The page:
By Emil Danielyan
Thousands of people jeered and booed the Russian embassy and applauded outside Western diplomatic missions in Yerevan as the Armenian opposition pleaded with the international community to help it reverse alleged electoral fraud.
Supporters of defeated presidential candidate Stepan Demirchian again marched through the city center to protest against the official results of this week’s election which they believe was falsified in favor of incumbent President Robert Kocharian. In a petition issued at the rally, more than a dozen opposition parties supporting Demirchian praised Western powers for their strong criticism of the two-round vote and sought their assistance in “the restoration of the constitutional order in Armenia.”
The statement accused the current authorities of reneging on their international obligations on political reform. “The international community, too, has obligations to foster the protection of human rights and the establishment of democracy in Armenia,” it said.
Addressing the protesters, Demirchian again refused to accept his defeat, deriding the official figures that show him suffering a crushing defeat in Wednesday’s run-off vote. “If the elections had been fair, I would have congratulated the winner first,” he said. “But I can’t accept fraud.”
The protesters then marched towards some of the Western embassies in the capital to express their appreciation of Western observers’ conclusion that the election was not democratic. They booed and whistled angrily as they walked past the Russian embassy, protesting a Russian-led CIS monitoring mission’s description of the polls as free and fair. Many also resented the fact that Russian President Vladimir Putin has already congratulated Kocharian on his landslide victory.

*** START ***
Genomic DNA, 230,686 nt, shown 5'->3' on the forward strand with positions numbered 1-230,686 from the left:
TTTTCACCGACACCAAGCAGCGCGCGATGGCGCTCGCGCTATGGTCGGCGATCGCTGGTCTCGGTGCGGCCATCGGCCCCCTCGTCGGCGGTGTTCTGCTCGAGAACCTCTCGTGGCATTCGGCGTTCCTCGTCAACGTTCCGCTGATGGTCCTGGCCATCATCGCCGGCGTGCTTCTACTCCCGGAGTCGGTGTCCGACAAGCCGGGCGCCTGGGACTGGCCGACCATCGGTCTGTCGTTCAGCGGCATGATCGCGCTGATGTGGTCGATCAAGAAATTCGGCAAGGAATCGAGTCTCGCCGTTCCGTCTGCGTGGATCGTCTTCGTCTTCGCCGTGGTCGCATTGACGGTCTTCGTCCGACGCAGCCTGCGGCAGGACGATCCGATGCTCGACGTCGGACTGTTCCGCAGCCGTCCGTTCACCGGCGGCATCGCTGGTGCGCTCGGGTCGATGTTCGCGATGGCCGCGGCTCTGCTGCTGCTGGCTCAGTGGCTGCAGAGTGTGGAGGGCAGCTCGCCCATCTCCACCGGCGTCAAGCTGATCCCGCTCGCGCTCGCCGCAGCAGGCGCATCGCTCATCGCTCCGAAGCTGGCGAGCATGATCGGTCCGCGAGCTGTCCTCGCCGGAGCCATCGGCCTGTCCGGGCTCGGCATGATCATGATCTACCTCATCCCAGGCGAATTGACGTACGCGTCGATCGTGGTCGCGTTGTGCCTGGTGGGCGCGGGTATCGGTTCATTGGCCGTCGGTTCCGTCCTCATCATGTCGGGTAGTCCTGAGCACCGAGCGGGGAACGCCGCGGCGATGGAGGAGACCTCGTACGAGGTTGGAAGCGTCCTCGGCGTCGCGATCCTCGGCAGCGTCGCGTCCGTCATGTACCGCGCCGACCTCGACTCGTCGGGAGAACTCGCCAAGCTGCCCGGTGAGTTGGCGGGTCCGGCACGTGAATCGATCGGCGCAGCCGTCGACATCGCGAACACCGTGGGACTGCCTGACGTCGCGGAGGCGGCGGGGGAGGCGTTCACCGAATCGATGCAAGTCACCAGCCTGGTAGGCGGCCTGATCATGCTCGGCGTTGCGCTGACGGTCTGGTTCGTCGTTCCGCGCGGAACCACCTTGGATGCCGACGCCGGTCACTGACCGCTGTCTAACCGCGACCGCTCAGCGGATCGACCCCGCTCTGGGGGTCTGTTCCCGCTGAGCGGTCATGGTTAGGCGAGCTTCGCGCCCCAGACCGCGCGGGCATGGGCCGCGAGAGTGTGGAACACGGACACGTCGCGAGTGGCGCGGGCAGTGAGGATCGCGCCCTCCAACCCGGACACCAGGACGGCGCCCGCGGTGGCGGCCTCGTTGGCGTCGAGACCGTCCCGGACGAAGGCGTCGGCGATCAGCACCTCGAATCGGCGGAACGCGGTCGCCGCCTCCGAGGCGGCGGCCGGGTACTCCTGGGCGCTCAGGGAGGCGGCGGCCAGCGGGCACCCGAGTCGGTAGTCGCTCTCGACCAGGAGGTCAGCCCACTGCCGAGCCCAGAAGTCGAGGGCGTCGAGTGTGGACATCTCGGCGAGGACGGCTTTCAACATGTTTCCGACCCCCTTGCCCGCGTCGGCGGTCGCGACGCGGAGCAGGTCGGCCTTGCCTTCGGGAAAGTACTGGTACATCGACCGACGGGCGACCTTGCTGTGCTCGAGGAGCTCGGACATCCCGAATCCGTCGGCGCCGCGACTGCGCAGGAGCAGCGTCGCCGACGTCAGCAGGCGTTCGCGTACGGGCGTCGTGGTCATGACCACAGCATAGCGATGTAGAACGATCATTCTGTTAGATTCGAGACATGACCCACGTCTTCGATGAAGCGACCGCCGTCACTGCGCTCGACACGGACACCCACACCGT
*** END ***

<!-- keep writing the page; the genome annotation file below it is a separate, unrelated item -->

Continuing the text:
The crowd burst into rapturous applause as it approached the French embassy located on the same street. “The citizens of Armenia and opposition parties express their gratitude to the government of France for making an objective and impartial assessment of the presidential elections,” one of the organizers of the march, Hanrapetutyun party leader Albert Bazeyan, declared through a megaphone. “Long live France,” screamed another opposition leader, Arshak Sadoyan.
The nearby Italian mission also got an enthusiastic welcome from the opposition supporters.
Demirchian, who did not take part in the march, and his opposition allies said they will continue their campaign of street protest until the authorities agree to scrap the elections and call new ones. They said they will continue to stick to “constitutional” methods of political struggle. “We should demonstrate to the outside world that we are civilized people who know how to fight for their rights,” Demirchian said.
“You will not digest the fraud; we will not leave you alone,” Hanrapetutyun’s Aram Sarkisian warned the authorities.
The opposition allegations were shrugged off by Kocharian’s campaign chief Serzh Sarkisian earlier in the day. Sarkisian said the Demirchian campaign has not yet filed a single lawsuit on any instance of alleged vote rigging. But the opposition candidate’s top campaign aides said they will do so after the Central Election Commission and its territorial divisions examine their numerous complaints. They complained that state prosecutors refuse to investigate specific opposition reports of ballot box stuffing and other irregularities.
In addition, Demirchian on Friday reaffirmed his intention to appeal to the Constitutional Court.